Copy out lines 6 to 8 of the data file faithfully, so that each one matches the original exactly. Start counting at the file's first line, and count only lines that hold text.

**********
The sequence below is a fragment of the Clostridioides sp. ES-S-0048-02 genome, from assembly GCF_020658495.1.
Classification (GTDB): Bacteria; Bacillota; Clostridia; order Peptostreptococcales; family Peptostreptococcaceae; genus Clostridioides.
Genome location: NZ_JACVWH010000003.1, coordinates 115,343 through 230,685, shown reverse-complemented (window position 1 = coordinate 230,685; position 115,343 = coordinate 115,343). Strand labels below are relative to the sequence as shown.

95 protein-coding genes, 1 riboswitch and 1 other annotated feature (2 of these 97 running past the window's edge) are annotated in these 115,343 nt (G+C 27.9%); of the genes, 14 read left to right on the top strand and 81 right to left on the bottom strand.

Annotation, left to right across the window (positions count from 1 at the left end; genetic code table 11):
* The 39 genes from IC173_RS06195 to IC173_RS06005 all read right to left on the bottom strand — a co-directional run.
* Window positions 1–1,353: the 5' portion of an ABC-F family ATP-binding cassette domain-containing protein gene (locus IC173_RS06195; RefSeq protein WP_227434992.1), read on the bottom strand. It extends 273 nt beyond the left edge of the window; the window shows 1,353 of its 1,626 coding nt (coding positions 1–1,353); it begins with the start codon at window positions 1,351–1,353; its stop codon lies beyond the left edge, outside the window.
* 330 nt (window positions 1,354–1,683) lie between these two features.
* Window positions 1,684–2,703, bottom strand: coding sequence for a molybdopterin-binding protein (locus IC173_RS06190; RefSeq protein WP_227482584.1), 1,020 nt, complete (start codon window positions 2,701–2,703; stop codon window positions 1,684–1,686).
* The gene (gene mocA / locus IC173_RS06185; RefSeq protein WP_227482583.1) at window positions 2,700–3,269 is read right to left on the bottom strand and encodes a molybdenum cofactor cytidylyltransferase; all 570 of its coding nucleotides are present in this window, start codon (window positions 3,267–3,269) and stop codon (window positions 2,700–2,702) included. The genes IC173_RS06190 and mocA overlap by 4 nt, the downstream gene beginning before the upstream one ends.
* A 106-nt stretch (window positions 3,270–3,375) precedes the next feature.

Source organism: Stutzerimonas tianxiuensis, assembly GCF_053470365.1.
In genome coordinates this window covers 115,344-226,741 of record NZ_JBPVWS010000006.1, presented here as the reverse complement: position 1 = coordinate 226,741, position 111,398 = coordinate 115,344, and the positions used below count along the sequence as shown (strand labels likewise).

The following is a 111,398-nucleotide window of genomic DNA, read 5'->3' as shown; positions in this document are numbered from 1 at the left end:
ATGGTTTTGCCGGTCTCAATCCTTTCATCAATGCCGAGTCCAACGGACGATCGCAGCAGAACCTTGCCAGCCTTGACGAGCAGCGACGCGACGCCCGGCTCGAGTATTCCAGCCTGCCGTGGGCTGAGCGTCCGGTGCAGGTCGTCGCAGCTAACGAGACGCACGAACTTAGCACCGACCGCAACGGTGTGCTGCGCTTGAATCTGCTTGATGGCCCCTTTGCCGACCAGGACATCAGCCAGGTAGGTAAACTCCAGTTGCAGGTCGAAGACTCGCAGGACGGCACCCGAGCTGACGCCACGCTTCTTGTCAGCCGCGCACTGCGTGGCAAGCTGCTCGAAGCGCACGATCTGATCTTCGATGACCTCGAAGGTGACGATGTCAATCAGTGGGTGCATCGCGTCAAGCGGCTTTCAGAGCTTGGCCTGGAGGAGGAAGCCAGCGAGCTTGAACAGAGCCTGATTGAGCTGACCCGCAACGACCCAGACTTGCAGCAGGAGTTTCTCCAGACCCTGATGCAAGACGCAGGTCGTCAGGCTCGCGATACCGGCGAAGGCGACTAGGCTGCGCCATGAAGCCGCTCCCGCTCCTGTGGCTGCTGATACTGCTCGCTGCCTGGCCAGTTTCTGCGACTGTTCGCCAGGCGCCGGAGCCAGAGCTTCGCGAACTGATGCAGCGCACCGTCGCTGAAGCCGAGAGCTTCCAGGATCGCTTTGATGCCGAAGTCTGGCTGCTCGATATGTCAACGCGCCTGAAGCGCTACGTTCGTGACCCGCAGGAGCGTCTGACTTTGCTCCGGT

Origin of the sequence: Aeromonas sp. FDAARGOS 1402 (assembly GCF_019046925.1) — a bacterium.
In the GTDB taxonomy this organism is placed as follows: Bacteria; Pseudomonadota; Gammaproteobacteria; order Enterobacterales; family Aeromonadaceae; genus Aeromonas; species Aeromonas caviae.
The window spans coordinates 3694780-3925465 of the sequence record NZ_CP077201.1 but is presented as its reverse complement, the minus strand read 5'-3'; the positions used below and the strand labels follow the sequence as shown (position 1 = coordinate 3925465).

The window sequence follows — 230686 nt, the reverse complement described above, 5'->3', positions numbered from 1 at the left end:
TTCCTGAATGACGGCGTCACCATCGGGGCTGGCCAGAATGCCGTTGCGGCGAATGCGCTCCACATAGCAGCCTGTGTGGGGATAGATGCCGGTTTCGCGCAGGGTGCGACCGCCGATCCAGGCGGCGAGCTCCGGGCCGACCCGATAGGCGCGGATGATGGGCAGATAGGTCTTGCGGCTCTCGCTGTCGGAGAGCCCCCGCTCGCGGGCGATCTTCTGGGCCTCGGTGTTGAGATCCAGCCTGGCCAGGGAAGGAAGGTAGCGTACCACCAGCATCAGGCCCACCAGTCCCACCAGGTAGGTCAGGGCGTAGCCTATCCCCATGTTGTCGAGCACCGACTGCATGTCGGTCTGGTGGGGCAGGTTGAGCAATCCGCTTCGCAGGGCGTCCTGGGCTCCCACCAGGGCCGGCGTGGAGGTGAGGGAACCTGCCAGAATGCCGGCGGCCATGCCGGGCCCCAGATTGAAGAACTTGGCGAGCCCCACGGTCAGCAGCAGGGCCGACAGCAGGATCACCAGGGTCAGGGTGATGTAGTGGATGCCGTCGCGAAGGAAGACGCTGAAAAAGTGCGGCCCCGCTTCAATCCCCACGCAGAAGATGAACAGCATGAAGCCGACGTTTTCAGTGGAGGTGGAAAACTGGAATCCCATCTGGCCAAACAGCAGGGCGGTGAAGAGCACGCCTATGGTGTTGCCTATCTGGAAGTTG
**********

* The 39 genes from IC173_RS06195 to IC173_RS06005 all read right to left on the bottom strand — a co-directional run.
* Window positions 1–1,353: the 5' portion of an ABC-F family ATP-binding cassette domain-containing protein gene (locus IC173_RS06195; RefSeq protein WP_227434992.1), read on the bottom strand. It extends 273 nt beyond the left edge of the window; the window shows 1,353 of its 1,626 coding nt (coding positions 1–1,353); it begins with the start codon at window positions 1,351–1,353; its stop codon lies beyond the left edge, outside the window.
* 330 nt (window positions 1,354–1,683) lie between these two features.